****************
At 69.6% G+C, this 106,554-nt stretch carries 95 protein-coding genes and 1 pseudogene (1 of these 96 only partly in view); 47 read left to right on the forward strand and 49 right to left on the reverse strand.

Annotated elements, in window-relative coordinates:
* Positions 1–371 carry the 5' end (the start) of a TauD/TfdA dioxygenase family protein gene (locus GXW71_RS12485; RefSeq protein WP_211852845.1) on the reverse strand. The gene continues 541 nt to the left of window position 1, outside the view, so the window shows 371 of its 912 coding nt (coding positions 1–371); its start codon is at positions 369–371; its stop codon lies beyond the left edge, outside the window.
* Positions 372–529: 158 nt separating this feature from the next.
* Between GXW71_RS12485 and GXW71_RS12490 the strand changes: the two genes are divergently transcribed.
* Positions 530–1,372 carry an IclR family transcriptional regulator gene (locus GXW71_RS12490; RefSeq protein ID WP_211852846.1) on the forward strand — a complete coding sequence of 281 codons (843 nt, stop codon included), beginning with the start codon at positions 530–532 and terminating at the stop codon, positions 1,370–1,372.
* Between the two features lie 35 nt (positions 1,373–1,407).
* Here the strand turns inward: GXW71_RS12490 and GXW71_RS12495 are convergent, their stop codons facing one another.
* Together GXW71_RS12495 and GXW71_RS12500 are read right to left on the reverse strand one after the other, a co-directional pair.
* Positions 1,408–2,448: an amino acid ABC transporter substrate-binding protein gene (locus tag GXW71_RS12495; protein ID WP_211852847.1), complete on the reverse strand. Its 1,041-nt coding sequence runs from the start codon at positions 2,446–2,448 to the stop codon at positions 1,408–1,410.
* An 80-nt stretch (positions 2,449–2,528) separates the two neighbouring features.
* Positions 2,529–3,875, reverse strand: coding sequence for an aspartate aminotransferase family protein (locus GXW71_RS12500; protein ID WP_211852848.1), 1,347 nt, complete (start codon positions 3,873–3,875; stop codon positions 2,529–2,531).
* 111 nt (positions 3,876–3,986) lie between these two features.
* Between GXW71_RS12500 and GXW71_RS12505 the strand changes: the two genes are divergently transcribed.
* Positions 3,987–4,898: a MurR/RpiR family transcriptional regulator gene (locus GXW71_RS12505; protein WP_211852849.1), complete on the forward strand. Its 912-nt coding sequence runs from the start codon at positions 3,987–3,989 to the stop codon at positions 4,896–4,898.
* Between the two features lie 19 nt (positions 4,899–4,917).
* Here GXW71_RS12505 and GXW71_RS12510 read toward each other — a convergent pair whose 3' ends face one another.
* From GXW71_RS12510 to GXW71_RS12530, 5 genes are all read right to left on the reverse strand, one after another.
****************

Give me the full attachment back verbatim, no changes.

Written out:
At 69.6% G+C, this 106,554-nt stretch carries 95 protein-coding genes and 1 pseudogene (1 of these 96 only partly in view); 47 read left to right on the forward strand and 49 right to left on the reverse strand.

Annotated elements, in window-relative coordinates:
* Positions 1–371 carry the 5' end (the start) of a TauD/TfdA dioxygenase family protein gene (locus GXW71_RS12485; RefSeq protein WP_211852845.1) on the reverse strand. The gene continues 541 nt to the left of window position 1, outside the view, so the window shows 371 of its 912 coding nt (coding positions 1–371); its start codon is at positions 369–371; its stop codon lies beyond the left edge, outside the window.
* Positions 372–529: 158 nt separating this feature from the next.
* Between GXW71_RS12485 and GXW71_RS12490 the strand changes: the two genes are divergently transcribed.
* Positions 530–1,372 carry an IclR family transcriptional regulator gene (locus GXW71_RS12490; RefSeq protein ID WP_211852846.1) on the forward strand — a complete coding sequence of 281 codons (843 nt, stop codon included), beginning with the start codon at positions 530–532 and terminating at the stop codon, positions 1,370–1,372.
* Between the two features lie 35 nt (positions 1,373–1,407).
* Here the strand turns inward: GXW71_RS12490 and GXW71_RS12495 are convergent, their stop codons facing one another.
* Together GXW71_RS12495 and GXW71_RS12500 are read right to left on the reverse strand one after the other, a co-directional pair.
* Positions 1,408–2,448: an amino acid ABC transporter substrate-binding protein gene (locus tag GXW71_RS12495; protein ID WP_211852847.1), complete on the reverse strand. Its 1,041-nt coding sequence runs from the start codon at positions 2,446–2,448 to the stop codon at positions 1,408–1,410.
* An 80-nt stretch (positions 2,449–2,528) separates the two neighbouring features.
* Positions 2,529–3,875, reverse strand: coding sequence for an aspartate aminotransferase family protein (locus GXW71_RS12500; protein ID WP_211852848.1), 1,347 nt, complete (start codon positions 3,873–3,875; stop codon positions 2,529–2,531).
* 111 nt (positions 3,876–3,986) lie between these two features.
* Between GXW71_RS12500 and GXW71_RS12505 the strand changes: the two genes are divergently transcribed.
* Positions 3,987–4,898: a MurR/RpiR family transcriptional regulator gene (locus GXW71_RS12505; protein WP_211852849.1), complete on the forward strand. Its 912-nt coding sequence runs from the start codon at positions 3,987–3,989 to the stop codon at positions 4,896–4,898.
* Between the two features lie 19 nt (positions 4,899–4,917).
* Here GXW71_RS12505 and GXW71_RS12510 read toward each other — a convergent pair whose 3' ends face one another.
* From GXW71_RS12510 to GXW71_RS12530, 5 genes are all read right to left on the reverse strand, one after another.